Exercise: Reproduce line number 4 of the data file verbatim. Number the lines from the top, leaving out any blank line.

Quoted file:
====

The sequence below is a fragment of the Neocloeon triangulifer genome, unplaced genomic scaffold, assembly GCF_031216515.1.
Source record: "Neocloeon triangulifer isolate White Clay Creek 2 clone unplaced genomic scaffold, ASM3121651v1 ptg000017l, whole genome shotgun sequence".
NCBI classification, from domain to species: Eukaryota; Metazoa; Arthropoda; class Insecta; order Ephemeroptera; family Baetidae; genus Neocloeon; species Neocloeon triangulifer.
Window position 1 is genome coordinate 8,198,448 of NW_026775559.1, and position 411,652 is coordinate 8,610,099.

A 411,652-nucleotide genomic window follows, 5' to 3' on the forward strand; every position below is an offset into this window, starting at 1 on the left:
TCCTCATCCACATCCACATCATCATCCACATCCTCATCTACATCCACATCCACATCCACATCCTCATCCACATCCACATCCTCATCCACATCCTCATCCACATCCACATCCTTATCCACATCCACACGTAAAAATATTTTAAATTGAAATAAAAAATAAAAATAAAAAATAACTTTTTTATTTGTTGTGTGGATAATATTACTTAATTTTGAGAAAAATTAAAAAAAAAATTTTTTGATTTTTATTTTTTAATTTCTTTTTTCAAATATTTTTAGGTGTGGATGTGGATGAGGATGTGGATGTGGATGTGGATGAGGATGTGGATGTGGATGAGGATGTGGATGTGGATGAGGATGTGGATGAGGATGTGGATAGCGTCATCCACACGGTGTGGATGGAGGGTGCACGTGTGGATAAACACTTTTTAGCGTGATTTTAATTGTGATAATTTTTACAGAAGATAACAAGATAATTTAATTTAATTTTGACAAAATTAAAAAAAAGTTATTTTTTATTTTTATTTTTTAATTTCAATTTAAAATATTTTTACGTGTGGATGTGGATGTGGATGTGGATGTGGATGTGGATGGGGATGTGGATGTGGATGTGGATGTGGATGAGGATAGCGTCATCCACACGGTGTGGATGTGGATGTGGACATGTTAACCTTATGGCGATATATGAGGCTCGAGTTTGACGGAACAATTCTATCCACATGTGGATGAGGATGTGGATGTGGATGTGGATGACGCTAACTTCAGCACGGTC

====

Window position 1 is genome coordinate 8,198,448 of NW_026775559.1, and position 411,652 is coordinate 8,610,099.